The 70’s saw an efflorescence of works by and about African American women, spurred by the overall women’s movement. Black women have always been telling their stories, whether in formal literature–see Harriet Jacob’s Incidents in the Life of a Slave Girl from 1861 or Ann Petry’s The Street from 1946–or around kitchen tables or in beauty parlors, but contemporary works had a transgressive quality that was thrilling. You expected slave narratives to showcase the depredations of white masters and mistresses; these books, with heroines often oppressed by black husbands, fathers and boyfriends, were tales told out of school. As Terrie Williams writes in Black Pain, “From girlhood on, women develop a vocabulary of suffering that has no parallel in the world of men.” Among those writers who used this vocabulary with brilliance, of course was Ntozake Shange in her iconic “choreopoem” For Colored Girls Who Have Considered Suicide/When the Rainbow is Enuf, now Tyler Perry’s major motion picture.
Responses to the film have been a mixed bag. Manhola Dargis of The New York Times liked it, Roger Ebert didn’t, though he didn’t hate it. Bill Gibron of PopMatters gave it a positive; Cynthia Fuchs of the same site didn’t. Suzanne Rust, writing for The Grio, liked it. Teresa Wiltz of The Root was not happy: “It is, in a word, awful.”
The audience I saw it with was enthusiastic, though, frankly, it was made up of friends and supporters of Shange. Still, during the Q&A, author Terry McMillan admitted that she didn’t expect to like the film and was pleasantly surprised. The older black women I interviewed last week at the local multiplex liked it, as did the older black women in my laundry room. Like McMillan, I was surprised that I liked it, since I didn’t think it could be made by a director like Perry, whose works tend toward broad comedy and melodrama. And even here Perry isn’t subtle, with the screen filled with extreme close-ups of his cast of wonderful actresses doing what Oprah calls “the ugly cry.”
One of the big controversies of the film is that the men, with the exception of Hill Harper, who plays the husband of Kerry Washington’s character, are creeps and miscreants, to put it lightly. Indeed, Mychal Denzel Smith of The Grio wonders if Perry has a problem with black men. Think so? Some folks are worried that the wider community will think these guys are typical of all black men. This didn’t trouble me too much, since racists are always going to think the worst–even a brother as upstanding and cerebral as President Obama can’t get a break when he’s depicted on those Tea Party posters with a Hitler ‘stache or as The Joker. Maybe the horribleness of For Colored Girls’ men is shorthand for the impossibility of black men expressing their pain. “How can you feel pain that you can’t name?” writes Williams in Black Pain. “Denial … all but forces Black men to destroy themselves and take their loved ones down with them.” It’s probably not an accident that Kimberly Elise’s boyfriend in the film is a veteran suffering from PTSD.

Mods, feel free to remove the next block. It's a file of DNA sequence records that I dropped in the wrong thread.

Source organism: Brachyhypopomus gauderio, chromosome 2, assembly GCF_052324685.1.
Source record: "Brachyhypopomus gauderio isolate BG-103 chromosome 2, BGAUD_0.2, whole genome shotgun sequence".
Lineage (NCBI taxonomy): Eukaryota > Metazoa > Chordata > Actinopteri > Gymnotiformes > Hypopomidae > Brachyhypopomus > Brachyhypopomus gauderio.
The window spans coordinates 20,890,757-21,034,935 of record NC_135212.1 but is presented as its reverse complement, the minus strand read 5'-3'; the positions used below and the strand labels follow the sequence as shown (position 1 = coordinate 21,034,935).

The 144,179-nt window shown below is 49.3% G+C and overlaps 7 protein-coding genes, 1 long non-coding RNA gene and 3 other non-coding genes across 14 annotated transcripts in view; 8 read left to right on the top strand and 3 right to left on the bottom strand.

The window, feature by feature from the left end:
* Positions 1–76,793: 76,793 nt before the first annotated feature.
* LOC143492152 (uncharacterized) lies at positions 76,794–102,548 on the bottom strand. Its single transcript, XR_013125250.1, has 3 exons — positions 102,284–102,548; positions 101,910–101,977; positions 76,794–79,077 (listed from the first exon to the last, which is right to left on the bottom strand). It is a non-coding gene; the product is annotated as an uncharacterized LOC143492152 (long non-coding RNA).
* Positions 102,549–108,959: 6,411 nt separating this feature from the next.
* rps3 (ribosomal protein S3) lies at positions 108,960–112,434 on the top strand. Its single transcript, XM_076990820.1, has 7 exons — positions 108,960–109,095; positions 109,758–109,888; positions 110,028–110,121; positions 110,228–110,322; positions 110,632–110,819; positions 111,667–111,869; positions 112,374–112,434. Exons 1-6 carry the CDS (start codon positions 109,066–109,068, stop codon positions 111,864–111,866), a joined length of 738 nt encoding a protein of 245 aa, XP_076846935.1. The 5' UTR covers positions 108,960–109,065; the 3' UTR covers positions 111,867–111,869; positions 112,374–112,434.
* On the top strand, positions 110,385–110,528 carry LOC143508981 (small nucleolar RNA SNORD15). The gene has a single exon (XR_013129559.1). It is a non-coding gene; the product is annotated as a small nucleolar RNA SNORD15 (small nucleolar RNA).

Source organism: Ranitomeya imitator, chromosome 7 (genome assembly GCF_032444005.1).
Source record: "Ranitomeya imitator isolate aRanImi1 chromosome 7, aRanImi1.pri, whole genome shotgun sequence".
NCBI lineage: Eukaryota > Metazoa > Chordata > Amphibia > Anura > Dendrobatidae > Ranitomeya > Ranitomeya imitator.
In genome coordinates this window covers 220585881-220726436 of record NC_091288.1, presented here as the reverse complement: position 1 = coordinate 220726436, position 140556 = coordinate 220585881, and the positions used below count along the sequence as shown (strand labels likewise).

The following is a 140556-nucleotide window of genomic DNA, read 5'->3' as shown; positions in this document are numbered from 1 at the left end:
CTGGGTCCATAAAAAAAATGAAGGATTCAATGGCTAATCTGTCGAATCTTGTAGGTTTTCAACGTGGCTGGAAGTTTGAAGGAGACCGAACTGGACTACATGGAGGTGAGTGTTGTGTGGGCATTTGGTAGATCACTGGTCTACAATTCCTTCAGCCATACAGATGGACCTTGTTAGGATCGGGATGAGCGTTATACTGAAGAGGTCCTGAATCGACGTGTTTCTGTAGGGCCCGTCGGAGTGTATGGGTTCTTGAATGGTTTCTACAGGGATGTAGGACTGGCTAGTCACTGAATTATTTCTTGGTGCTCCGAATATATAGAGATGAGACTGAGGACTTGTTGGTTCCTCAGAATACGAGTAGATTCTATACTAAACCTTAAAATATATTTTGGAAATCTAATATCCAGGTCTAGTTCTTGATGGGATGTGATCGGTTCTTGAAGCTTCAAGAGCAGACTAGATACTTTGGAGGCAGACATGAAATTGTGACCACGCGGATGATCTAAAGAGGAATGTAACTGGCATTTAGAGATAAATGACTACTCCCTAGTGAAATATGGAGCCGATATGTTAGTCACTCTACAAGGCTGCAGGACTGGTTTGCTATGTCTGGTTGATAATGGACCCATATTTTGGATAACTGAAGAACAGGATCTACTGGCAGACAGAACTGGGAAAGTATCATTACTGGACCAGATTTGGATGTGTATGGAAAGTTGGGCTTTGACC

Unlike Shange’s poem, the film isn’t challenging, though it’s ultimately uplifting. But as bell hooks says, “we need more than merely positive images, we need challenging images … The function of art is to do more than tell it like it is–it’s to imagine what is possible.” (I still have the clip of hooks’ hilarious, insightful and very barbed take-down of the film of Waiting to Exhale from The New York Times in 1996.)
For Colored Girls is neither a masterpiece nor a paradigm shift. But it’s useful. People will talk about it for a while, then it’ll settle into that part of our brain where we keep our lesser cultural mile markers, and we’ll remember it when something truly groundbreaking comes out.
Photo from Flickr user Môsieur J. under Creative Commons 2.0.